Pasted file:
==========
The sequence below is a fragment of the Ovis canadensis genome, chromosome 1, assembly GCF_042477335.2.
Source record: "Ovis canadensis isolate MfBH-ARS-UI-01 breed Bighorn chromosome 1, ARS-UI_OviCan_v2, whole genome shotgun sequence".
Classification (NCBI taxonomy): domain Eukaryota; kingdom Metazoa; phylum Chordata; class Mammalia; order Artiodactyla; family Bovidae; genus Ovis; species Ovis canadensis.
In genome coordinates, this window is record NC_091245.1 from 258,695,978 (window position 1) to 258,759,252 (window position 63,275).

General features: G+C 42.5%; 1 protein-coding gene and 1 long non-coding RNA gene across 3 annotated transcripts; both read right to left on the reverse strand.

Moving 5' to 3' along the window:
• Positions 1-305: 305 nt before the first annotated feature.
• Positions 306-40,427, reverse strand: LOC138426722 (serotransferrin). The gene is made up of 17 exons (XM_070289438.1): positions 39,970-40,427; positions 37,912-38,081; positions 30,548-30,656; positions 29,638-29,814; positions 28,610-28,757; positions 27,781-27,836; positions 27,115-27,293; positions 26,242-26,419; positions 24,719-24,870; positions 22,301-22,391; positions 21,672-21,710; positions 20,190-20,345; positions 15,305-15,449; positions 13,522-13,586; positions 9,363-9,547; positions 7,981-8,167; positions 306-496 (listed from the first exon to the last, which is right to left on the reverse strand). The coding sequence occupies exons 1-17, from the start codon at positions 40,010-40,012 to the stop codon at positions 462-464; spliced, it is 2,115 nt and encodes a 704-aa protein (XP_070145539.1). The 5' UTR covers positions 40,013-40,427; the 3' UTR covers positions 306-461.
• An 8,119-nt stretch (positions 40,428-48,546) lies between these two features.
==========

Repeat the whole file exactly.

The sequence below is a fragment of the Ovis canadensis genome, chromosome 1, assembly GCF_042477335.2.
Source record: "Ovis canadensis isolate MfBH-ARS-UI-01 breed Bighorn chromosome 1, ARS-UI_OviCan_v2, whole genome shotgun sequence".
Classification (NCBI taxonomy): domain Eukaryota; kingdom Metazoa; phylum Chordata; class Mammalia; order Artiodactyla; family Bovidae; genus Ovis; species Ovis canadensis.
In genome coordinates, this window is record NC_091245.1 from 258,695,978 (window position 1) to 258,759,252 (window position 63,275).

General features: G+C 42.5%; 1 protein-coding gene and 1 long non-coding RNA gene across 3 annotated transcripts; both read right to left on the reverse strand.

Moving 5' to 3' along the window:
• Positions 1-305: 305 nt before the first annotated feature.
• Positions 306-40,427, reverse strand: LOC138426722 (serotransferrin). The gene is made up of 17 exons (XM_070289438.1): positions 39,970-40,427; positions 37,912-38,081; positions 30,548-30,656; positions 29,638-29,814; positions 28,610-28,757; positions 27,781-27,836; positions 27,115-27,293; positions 26,242-26,419; positions 24,719-24,870; positions 22,301-22,391; positions 21,672-21,710; positions 20,190-20,345; positions 15,305-15,449; positions 13,522-13,586; positions 9,363-9,547; positions 7,981-8,167; positions 306-496 (listed from the first exon to the last, which is right to left on the reverse strand). The coding sequence occupies exons 1-17, from the start codon at positions 40,010-40,012 to the stop codon at positions 462-464; spliced, it is 2,115 nt and encodes a 704-aa protein (XP_070145539.1). The 5' UTR covers positions 40,013-40,427; the 3' UTR covers positions 306-461.
• An 8,119-nt stretch (positions 40,428-48,546) lies between these two features.